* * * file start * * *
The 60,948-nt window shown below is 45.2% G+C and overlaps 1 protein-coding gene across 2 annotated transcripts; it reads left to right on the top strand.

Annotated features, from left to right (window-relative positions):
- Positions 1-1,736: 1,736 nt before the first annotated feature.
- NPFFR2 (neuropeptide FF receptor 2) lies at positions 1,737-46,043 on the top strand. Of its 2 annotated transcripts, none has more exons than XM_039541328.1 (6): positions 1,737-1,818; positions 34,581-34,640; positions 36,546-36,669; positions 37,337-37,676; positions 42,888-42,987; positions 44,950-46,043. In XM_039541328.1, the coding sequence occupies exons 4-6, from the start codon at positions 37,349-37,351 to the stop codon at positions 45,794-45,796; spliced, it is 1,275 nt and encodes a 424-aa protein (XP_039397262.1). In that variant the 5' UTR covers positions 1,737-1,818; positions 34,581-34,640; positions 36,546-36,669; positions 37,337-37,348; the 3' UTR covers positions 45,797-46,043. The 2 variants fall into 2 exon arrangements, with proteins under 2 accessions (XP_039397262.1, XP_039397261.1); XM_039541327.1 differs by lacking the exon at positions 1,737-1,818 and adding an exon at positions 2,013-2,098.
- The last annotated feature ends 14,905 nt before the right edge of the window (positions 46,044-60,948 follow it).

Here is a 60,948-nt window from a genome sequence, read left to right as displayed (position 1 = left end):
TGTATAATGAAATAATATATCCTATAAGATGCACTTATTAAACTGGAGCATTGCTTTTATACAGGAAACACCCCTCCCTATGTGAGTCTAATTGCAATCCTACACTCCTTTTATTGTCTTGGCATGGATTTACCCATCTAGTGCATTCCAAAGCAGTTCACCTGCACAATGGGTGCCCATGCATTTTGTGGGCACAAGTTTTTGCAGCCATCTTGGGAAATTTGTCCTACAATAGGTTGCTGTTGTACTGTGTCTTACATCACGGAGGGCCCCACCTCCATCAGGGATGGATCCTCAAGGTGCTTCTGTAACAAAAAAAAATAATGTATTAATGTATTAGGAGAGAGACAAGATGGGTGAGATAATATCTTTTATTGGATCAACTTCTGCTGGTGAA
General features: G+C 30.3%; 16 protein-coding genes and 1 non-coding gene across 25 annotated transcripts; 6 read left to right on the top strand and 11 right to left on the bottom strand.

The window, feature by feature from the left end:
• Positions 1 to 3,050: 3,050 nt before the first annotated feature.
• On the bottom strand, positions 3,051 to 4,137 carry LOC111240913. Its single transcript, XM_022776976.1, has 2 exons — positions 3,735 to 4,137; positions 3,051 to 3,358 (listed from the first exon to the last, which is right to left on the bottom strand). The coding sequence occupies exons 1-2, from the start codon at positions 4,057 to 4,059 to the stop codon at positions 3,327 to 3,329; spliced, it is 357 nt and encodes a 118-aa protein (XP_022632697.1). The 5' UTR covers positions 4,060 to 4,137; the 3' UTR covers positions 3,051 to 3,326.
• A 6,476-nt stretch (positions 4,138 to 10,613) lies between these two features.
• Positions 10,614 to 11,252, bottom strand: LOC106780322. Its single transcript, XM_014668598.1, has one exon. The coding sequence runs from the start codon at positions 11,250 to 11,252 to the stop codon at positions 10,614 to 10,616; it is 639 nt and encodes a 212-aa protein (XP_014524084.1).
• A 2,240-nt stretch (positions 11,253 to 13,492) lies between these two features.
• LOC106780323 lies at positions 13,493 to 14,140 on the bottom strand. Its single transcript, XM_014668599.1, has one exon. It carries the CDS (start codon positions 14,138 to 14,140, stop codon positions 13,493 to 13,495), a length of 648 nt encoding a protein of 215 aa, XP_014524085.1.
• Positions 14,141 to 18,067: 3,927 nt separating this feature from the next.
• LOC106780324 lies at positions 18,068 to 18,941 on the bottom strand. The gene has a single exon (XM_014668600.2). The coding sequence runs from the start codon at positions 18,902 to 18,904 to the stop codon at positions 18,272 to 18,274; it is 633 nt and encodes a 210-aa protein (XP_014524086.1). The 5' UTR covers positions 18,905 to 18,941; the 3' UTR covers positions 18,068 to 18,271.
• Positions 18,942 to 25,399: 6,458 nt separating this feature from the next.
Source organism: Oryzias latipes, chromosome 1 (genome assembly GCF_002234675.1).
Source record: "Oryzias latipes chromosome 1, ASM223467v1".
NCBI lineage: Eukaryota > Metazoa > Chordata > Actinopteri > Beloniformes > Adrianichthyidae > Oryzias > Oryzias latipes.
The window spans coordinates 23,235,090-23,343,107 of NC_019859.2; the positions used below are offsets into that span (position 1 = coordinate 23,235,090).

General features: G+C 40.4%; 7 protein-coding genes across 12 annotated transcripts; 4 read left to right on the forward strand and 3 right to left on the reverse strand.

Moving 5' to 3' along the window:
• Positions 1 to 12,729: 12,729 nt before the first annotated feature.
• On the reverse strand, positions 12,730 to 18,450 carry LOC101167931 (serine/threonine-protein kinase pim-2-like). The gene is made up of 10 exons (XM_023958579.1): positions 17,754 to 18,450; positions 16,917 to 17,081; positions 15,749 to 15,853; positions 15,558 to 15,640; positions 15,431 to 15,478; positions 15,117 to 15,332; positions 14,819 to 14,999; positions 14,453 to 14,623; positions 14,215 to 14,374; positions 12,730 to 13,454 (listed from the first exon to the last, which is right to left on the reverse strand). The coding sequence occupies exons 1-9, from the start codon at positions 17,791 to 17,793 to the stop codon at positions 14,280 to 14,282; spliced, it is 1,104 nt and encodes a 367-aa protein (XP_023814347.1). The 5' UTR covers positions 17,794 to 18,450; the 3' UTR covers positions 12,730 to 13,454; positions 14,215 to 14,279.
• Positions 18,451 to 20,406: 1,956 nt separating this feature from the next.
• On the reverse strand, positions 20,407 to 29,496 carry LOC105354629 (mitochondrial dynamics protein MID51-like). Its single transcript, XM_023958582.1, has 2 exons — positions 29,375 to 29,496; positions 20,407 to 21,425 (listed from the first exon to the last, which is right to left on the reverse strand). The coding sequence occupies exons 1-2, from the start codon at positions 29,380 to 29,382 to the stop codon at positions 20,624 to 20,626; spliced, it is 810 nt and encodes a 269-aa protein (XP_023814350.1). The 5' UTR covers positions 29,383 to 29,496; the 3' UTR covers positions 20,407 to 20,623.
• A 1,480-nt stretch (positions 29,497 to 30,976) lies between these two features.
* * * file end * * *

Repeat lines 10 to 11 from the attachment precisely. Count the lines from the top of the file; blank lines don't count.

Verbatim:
• Positions 1 to 3,050: 3,050 nt before the first annotated feature.
• On the bottom strand, positions 3,051 to 4,137 carry LOC111240913. Its single transcript, XM_022776976.1, has 2 exons — positions 3,735 to 4,137; positions 3,051 to 3,358 (listed from the first exon to the last, which is right to left on the bottom strand). The coding sequence occupies exons 1-2, from the start codon at positions 4,057 to 4,059 to the stop codon at positions 3,327 to 3,329; spliced, it is 357 nt and encodes a 118-aa protein (XP_022632697.1). The 5' UTR covers positions 4,060 to 4,137; the 3' UTR covers positions 3,051 to 3,326.